Complications of Short Umbilical Cord

Among all complications and risks, placental abruption is one of the severe complications where the moving fetus may tug the placenta from its place on the uterine wall. Such incident may provoke terrible bleeding, which may reduce adequate oxygen supply along with nutrition supply to the fetus.

  • Another terrible risk factor is intrauterine growth retardation because of inadequate supply of nutrients and oxygen.
  • Sudden unprecedented split of umbilical cord.
  • Greater than before likelihood of miscarriage.
  • With short umbilical cord, labor is long-drawn-out.
  • Short umbilical cord provokes uterine inversion.
  • The baby may suffer due to Short Umbilical Cord with incurable brain damage.
  • Among the complications the first and foremost is delivery intricacies and birth injuries.
  • Then there could be varying other complications, such as umbilical vessel hematomas, operative deliveries thrombosis, cord compression, rupture, thrombocytopenia, variable fetal heart rate decelerations and fetal termination.
  • The baby may suffer from cerebral palsy, hypoxic ischemic encephalopathy, intrauterine growth retardation, placental disruption, affecting the nutrition of the developing fetus, umbilical cord rupture, increased incidence of breech presentation, miscarriages and stillbirths.
  • The prospective mother may suffer from increased incidence of retained placenta, prolonged labor, inversion of the uterus, abruption of placenta causing severe bleeding.

How to Diagnose Short Umbilical Cord?

Among varying testing methods, sonography is the best credible diagnostic tool that unveils the condition. Along with anatomy of the fetus ultrasound also reveals the condition of short umbilical cord. Fetal surveillance is actually needed for its safety and proper development. Prenatal diagnosis, systematic review of the literature, physical examination, prenatal ultrasound scan corroborates how the umbilical cord is presently behaving. Ultrasound gives a clear vivid picture of the umbilical cord.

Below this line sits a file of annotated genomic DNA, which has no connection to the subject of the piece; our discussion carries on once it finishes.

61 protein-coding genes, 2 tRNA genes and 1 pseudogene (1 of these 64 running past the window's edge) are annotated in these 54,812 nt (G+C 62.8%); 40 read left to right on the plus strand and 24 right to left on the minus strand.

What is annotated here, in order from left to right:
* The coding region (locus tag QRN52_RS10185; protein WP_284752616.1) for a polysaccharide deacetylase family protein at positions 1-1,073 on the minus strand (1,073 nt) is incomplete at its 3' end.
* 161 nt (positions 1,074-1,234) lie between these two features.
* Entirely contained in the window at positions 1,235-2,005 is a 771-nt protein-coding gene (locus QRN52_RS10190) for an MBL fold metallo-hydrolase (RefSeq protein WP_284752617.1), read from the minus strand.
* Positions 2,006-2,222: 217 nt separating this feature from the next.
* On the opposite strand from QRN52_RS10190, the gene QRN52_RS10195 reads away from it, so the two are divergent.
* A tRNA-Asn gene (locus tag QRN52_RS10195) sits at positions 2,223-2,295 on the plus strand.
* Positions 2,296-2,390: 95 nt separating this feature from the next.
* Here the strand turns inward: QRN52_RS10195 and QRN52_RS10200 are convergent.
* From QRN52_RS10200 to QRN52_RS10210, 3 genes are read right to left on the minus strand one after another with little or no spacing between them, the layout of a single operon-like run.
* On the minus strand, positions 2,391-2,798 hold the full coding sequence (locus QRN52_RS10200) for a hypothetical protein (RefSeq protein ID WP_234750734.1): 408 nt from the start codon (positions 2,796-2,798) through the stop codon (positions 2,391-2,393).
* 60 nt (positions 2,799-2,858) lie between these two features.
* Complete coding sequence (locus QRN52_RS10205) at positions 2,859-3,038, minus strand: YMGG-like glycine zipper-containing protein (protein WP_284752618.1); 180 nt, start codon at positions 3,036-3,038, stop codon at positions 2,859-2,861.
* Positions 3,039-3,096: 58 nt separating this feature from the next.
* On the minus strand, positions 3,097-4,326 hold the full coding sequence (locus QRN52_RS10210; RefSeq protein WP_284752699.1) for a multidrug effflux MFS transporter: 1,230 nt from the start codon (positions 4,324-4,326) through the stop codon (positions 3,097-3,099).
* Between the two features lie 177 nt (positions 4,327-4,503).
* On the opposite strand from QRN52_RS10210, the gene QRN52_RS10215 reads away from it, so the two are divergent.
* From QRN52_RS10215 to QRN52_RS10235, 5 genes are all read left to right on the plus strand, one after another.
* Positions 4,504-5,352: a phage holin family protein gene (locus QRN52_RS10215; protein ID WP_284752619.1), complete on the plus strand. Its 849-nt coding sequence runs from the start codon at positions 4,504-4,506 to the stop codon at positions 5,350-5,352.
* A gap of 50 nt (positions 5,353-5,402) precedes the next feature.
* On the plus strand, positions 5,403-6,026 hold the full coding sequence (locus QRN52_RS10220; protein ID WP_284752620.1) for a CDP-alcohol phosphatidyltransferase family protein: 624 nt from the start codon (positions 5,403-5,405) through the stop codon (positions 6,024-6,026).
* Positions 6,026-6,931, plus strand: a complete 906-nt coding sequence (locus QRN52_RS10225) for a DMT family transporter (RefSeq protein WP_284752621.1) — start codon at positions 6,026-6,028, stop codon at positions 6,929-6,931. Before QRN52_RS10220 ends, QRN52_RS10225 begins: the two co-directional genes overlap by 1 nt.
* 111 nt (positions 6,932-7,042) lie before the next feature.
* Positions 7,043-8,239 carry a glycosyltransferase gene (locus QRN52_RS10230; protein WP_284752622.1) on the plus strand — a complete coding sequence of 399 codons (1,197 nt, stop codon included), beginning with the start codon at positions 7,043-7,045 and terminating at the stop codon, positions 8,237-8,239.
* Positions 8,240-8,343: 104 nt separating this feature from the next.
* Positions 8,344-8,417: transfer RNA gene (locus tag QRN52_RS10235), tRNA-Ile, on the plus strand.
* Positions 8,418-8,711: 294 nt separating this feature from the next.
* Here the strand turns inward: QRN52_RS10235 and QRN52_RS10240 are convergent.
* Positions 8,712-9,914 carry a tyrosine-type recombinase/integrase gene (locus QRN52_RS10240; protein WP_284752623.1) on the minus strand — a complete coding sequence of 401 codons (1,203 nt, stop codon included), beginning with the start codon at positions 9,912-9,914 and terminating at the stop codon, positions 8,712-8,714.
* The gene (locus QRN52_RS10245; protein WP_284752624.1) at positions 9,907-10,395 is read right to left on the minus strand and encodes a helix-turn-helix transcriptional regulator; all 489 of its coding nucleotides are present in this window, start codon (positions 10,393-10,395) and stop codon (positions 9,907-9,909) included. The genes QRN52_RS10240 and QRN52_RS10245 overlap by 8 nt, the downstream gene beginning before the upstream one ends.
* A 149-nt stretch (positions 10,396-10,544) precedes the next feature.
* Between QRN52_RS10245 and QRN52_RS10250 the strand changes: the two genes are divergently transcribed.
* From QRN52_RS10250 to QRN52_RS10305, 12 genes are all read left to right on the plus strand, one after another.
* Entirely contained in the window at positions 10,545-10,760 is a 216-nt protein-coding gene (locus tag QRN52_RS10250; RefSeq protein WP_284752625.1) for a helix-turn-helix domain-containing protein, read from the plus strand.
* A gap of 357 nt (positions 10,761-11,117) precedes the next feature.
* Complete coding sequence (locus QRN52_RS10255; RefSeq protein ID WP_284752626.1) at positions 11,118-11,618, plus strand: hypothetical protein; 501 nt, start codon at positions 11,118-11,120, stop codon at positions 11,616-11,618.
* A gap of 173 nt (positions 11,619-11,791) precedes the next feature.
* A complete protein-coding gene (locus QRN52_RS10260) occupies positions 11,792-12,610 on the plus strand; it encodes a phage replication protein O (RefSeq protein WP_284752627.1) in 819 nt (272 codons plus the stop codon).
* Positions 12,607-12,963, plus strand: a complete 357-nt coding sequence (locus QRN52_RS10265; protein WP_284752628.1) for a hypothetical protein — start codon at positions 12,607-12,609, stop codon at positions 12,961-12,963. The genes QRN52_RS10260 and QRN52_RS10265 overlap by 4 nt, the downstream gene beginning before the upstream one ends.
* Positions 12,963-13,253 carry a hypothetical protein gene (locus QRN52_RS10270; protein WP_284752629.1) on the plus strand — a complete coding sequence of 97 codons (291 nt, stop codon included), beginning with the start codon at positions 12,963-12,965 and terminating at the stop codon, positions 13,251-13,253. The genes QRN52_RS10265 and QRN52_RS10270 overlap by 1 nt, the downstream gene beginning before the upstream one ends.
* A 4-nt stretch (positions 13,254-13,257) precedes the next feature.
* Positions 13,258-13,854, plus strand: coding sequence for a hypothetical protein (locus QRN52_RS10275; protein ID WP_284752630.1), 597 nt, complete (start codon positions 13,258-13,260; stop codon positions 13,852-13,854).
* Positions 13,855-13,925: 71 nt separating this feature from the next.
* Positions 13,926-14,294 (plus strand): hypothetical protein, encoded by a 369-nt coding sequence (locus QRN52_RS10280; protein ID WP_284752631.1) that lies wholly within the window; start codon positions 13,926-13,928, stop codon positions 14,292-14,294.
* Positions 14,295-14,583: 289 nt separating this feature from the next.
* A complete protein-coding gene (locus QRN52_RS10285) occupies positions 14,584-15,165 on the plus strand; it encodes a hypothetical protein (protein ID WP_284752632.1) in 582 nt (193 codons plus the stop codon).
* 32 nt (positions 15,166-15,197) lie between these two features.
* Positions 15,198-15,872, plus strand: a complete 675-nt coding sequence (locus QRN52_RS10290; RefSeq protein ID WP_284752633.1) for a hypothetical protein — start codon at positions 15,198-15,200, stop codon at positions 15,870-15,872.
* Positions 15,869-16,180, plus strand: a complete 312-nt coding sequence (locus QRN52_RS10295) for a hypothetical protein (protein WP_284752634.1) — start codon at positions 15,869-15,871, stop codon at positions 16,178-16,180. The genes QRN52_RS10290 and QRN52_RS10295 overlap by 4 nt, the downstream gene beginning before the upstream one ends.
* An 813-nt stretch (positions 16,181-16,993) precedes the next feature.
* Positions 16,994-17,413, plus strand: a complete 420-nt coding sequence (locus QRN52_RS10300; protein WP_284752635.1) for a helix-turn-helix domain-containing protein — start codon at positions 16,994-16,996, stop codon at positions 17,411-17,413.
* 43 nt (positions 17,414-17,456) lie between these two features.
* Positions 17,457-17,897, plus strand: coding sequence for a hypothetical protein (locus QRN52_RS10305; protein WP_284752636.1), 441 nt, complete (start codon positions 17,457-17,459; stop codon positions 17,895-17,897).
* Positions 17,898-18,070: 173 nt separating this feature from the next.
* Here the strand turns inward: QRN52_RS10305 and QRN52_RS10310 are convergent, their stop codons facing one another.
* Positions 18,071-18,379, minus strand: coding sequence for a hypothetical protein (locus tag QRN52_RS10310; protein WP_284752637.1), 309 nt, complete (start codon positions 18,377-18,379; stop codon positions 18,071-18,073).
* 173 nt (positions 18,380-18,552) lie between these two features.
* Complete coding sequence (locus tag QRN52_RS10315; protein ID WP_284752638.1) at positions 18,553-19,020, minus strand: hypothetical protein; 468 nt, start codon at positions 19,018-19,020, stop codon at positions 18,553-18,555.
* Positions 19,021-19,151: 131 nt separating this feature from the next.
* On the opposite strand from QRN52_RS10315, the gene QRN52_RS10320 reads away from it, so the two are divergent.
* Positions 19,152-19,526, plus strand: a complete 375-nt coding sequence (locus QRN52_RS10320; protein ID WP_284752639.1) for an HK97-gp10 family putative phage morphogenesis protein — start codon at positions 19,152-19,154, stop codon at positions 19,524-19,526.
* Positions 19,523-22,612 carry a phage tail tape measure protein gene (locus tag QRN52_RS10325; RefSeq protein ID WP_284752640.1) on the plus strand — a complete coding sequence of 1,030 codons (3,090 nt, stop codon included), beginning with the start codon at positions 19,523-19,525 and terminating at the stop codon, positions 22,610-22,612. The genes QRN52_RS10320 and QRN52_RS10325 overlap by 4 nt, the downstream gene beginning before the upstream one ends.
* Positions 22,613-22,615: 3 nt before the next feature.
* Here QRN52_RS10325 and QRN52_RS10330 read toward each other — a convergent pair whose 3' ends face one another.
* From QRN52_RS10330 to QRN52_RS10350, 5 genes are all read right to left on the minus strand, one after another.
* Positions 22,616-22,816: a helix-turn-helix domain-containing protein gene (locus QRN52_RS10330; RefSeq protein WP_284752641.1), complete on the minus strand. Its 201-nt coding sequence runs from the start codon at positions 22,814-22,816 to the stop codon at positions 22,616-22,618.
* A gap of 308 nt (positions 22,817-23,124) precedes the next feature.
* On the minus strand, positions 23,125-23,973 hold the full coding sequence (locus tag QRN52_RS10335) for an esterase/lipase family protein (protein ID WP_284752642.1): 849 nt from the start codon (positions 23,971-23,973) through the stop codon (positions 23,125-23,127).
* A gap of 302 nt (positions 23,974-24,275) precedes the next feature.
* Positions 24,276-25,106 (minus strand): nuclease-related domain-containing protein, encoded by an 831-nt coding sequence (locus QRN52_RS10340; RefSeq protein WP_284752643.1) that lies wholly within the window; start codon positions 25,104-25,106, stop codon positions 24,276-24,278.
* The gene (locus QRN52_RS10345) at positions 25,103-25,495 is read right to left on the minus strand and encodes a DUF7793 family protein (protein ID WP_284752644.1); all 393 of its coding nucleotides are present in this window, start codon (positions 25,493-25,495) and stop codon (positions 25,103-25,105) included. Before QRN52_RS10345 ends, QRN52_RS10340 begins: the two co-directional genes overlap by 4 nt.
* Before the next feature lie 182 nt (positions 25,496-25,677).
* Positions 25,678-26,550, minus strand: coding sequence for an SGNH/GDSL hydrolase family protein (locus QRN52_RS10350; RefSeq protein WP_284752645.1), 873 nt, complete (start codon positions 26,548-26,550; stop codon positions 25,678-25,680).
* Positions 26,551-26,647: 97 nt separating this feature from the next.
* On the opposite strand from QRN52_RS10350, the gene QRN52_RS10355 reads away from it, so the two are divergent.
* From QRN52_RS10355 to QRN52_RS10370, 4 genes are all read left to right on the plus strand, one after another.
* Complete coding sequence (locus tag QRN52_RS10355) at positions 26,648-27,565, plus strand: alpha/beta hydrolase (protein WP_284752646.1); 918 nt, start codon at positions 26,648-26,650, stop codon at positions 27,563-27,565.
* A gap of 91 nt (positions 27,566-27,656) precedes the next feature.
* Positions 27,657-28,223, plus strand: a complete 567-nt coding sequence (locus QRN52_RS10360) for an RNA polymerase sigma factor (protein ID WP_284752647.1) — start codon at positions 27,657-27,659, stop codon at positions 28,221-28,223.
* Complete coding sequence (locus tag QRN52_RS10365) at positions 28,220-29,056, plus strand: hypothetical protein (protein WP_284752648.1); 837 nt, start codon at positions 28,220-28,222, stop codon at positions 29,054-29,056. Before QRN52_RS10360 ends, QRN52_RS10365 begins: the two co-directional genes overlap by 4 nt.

Probable Treatment Options for Short Umbilical Cord

Unfortunately there is no explicit treatment explored till date that helps in overcoming situations like short umbilical cord. However, there are few therapeutic measures discovered which help in improving the chances by and large of fetal well being.

When the condition is discovered in prenatal stage, one may decide on safe cesarean section for protected and secured prognosis.

When the condition is discovered at some point in childbirth process then forceps delivery is recommended or if needed, vacuum delivery procedure can be performed. Short umbilical cord cannot be repaired with medication, but its risks can be managed and handled by avoiding alcohol consumption and cigarette smoking during pregnancy.

When a pregnant woman is found out to be diabetic then controlling blood sugar may save one from undergoing traumas that undersize the umbilical cord causes.

How to Prevent a Short Umbilical Cord?

  • Some studies point toward non-smoking and non-alcohol consumption during pregnancy that prevents a short umbilical cord.
  • Getting diabetic during pregnancy is not rare, controlling diabetes cuts short the risk of short umbilical cord.
  • Careful monitoring of the umbilical cord shows the short length of the umbilical cord so careful monitoring of fetal heart rate is indispensable.

Prognosis of Short Umbilical Cord

Depending upon on different factors, prognosis of Short Umbilical Cord is made. The development of the fetus matters most along with the health condition of the mother. For all the complications, risks and reasons discussed above, Short Umbilical Cord is concluded as high-risk pregnancy that needs close monitoring and careful observation. As multiple complications are likely to develop, so prognosis often turns poor in this case.

Also Read:

Pramod Kerkar, M.D., FFARCSI, DA
Pramod Kerkar, M.D., FFARCSI, DA
Written, Edited or Reviewed By: Pramod Kerkar, M.D., FFARCSI, DA Pain Assist Inc. This article does not provide medical advice. See disclaimer
Last Modified On:March 13, 2018